27 Pages Posted: 6 Jul 2016
Date Written: July 2, 2016
In the early part of the 19th century sculptures from the Parthenon in Athens were removed from the Acropolis under the direction of the Earl of Elgin, then the British ambassador to the Ottoman Empire, which at the time included Greece. The sculptures were brought to Britain, finding their way to the British Museum in London in 1816, where they are viewed by millions of museum visitors annually. A debate long has simmered as to whether these Parthenon Marbles, which date from the 5th century BCE, should be returned to Athens or remain in the United Kingdom. Elements of the debate include questions about: the legitimacy of the initial relocation of the statuary; the quasi-legal impact of more than 200 years of British stewardship; the risk-mitigating role for dispersal of art; and, the influence on other art and museums of any precedent that might be established by return of the Parthenon Marbles.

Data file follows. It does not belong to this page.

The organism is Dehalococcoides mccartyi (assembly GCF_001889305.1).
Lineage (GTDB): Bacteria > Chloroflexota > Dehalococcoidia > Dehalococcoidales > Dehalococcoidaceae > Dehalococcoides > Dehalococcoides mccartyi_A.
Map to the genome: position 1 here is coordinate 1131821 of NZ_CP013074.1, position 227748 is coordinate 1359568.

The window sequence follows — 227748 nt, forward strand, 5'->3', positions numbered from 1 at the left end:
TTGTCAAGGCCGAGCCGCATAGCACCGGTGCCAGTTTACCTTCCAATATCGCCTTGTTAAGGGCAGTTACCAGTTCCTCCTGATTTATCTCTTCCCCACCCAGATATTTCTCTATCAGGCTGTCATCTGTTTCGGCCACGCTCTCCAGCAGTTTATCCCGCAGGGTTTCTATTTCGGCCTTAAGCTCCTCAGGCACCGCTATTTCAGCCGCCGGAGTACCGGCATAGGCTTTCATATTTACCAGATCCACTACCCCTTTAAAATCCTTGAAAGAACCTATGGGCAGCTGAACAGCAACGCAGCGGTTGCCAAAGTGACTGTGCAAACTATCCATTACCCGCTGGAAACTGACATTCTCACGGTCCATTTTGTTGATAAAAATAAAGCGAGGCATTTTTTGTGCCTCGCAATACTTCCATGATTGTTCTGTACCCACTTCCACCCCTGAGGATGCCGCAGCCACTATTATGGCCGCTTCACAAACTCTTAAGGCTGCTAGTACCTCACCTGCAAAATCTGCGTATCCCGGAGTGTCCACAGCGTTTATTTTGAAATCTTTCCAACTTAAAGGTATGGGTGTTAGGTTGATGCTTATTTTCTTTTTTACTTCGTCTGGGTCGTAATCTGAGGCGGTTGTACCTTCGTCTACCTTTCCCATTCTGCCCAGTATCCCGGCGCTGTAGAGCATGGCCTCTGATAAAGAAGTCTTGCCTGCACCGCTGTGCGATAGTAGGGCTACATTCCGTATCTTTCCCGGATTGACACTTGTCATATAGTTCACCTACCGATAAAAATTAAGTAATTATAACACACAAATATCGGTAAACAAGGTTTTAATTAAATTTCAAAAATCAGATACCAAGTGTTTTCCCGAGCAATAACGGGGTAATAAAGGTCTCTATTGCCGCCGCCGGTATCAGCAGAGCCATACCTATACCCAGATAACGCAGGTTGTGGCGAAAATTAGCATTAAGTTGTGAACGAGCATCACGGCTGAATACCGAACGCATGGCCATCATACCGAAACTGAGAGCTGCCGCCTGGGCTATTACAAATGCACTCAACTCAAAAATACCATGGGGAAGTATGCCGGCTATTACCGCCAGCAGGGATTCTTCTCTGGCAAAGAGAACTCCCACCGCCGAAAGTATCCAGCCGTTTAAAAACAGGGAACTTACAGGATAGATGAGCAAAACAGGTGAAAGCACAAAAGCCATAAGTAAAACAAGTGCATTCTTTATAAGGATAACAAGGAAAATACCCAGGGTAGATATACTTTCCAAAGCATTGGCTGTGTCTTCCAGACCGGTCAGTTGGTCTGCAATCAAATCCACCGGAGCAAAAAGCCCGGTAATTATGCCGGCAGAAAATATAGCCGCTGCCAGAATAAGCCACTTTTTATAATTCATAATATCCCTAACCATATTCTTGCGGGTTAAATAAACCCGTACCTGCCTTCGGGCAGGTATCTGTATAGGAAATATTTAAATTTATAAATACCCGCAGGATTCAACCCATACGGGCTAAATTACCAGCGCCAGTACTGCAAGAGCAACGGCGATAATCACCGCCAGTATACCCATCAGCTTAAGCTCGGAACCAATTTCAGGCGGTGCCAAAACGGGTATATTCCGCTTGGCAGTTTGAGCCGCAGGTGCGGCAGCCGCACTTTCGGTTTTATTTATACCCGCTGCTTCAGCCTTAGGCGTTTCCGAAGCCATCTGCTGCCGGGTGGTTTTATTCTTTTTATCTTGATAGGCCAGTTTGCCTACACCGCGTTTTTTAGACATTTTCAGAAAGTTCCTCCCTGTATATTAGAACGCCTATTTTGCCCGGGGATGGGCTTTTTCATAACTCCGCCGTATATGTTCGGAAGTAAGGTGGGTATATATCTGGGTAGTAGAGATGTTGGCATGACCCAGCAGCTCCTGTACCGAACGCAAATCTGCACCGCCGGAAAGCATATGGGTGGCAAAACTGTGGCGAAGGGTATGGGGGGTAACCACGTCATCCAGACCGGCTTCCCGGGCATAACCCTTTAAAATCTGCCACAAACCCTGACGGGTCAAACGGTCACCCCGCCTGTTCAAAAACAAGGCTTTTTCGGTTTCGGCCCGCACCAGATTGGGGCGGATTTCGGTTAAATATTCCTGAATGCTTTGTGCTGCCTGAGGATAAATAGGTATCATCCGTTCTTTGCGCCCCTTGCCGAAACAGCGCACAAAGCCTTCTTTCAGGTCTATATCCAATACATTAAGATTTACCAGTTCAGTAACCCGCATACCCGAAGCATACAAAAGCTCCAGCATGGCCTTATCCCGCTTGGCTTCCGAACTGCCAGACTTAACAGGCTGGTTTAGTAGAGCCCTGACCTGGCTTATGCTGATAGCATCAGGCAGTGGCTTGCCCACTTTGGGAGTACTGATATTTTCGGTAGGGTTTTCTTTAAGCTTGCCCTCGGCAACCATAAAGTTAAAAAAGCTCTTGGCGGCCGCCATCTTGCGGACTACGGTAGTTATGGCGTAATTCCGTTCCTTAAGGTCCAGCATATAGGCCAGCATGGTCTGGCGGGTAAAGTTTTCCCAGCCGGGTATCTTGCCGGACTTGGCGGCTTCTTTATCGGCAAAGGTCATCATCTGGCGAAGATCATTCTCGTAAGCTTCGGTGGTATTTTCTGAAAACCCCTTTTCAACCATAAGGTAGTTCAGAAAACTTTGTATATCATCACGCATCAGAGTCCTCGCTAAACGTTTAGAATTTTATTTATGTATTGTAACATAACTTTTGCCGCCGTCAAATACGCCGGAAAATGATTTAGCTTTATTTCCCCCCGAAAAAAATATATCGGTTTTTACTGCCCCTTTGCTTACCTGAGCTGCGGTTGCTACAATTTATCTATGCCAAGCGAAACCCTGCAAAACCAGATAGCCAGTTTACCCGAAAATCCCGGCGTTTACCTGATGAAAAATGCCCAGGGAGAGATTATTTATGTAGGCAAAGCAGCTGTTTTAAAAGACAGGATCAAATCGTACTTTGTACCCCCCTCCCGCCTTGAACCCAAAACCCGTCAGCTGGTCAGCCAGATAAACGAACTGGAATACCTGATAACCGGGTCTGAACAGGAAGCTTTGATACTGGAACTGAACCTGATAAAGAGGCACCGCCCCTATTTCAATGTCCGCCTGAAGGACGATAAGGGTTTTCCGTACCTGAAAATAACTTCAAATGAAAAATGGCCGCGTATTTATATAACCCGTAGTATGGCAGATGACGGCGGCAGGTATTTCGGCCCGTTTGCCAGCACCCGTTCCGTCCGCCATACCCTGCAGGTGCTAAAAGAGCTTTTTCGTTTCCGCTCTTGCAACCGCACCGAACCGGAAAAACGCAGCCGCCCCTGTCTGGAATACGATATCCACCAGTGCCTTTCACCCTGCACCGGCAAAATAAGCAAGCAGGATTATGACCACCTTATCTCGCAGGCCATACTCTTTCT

This paper surveys the arguments on both sides of the debate. A Law-and-Economics lens is employed to examine the “property dispute” surrounding the Marbles. Coase-like reasoning is applied to the question of the “highest-valued” location of the Marbles, supplemented with behavioral economics concepts involving cultural identity and endowment effects. The paper concludes by offering some contours for a potentially Pareto-improving agreement that would result in the reunification of the Parthenon Marbles in Greece.
Keywords: Parthenon, British Museum, Cultural Property, Repatriation, Coase Theorem, Law and Economics
JEL Classification: K00, K11, L31, Z1
Suggested Citation: Suggested Citation